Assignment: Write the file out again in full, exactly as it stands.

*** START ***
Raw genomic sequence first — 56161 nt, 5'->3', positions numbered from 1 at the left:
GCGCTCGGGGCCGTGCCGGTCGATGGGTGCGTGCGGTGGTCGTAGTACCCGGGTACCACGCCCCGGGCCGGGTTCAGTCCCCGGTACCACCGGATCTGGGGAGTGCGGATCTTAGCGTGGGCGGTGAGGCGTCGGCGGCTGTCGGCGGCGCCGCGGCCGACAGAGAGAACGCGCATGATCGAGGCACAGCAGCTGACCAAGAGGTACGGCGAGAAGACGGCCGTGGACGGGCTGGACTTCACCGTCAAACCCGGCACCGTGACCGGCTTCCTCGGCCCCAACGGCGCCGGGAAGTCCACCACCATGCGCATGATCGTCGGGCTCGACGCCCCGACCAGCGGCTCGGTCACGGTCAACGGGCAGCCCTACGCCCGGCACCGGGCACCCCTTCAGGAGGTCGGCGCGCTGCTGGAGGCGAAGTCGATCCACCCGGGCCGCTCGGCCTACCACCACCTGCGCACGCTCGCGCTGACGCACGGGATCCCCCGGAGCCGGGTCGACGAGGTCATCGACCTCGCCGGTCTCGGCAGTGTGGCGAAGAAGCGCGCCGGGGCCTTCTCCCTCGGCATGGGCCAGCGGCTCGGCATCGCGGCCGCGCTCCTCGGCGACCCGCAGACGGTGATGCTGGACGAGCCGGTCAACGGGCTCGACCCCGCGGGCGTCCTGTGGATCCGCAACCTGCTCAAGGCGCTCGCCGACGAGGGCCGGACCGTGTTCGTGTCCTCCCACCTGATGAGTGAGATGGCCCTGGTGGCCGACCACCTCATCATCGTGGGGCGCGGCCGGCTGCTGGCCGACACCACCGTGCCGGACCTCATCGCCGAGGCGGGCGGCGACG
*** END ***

Raw genomic sequence first — 56161 nt, 5'->3', positions numbered from 1 at the left:
GCGCTCGGGGCCGTGCCGGTCGATGGGTGCGTGCGGTGGTCGTAGTACCCGGGTACCACGCCCCGGGCCGGGTTCAGTCCCCGGTACCACCGGATCTGGGGAGTGCGGATCTTAGCGTGGGCGGTGAGGCGTCGGCGGCTGTCGGCGGCGCCGCGGCCGACAGAGAGAACGCGCATGATCGAGGCACAGCAGCTGACCAAGAGGTACGGCGAGAAGACGGCCGTGGACGGGCTGGACTTCACCGTCAAACCCGGCACCGTGACCGGCTTCCTCGGCCCCAACGGCGCCGGGAAGTCCACCACCATGCGCATGATCGTCGGGCTCGACGCCCCGACCAGCGGCTCGGTCACGGTCAACGGGCAGCCCTACGCCCGGCACCGGGCACCCCTTCAGGAGGTCGGCGCGCTGCTGGAGGCGAAGTCGATCCACCCGGGCCGCTCGGCCTACCACCACCTGCGCACGCTCGCGCTGACGCACGGGATCCCCCGGAGCCGGGTCGACGAGGTCATCGACCTCGCCGGTCTCGGCAGTGTGGCGAAGAAGCGCGCCGGGGCCTTCTCCCTCGGCATGGGCCAGCGGCTCGGCATCGCGGCCGCGCTCCTCGGCGACCCGCAGACGGTGATGCTGGACGAGCCGGTCAACGGGCTCGACCCCGCGGGCGTCCTGTGGATCCGCAACCTGCTCAAGGCGCTCGCCGACGAGGGCCGGACCGTGTTCGTGTCCTCCCACCTGATGAGTGAGATGGCCCTGGTGGCCGACCACCTCATCATCGTGGGGCGCGGCCGGCTGCTGGCCGACACCACCGTGCCGGACCTCATCGCCGAGGCGGGCGGCGACG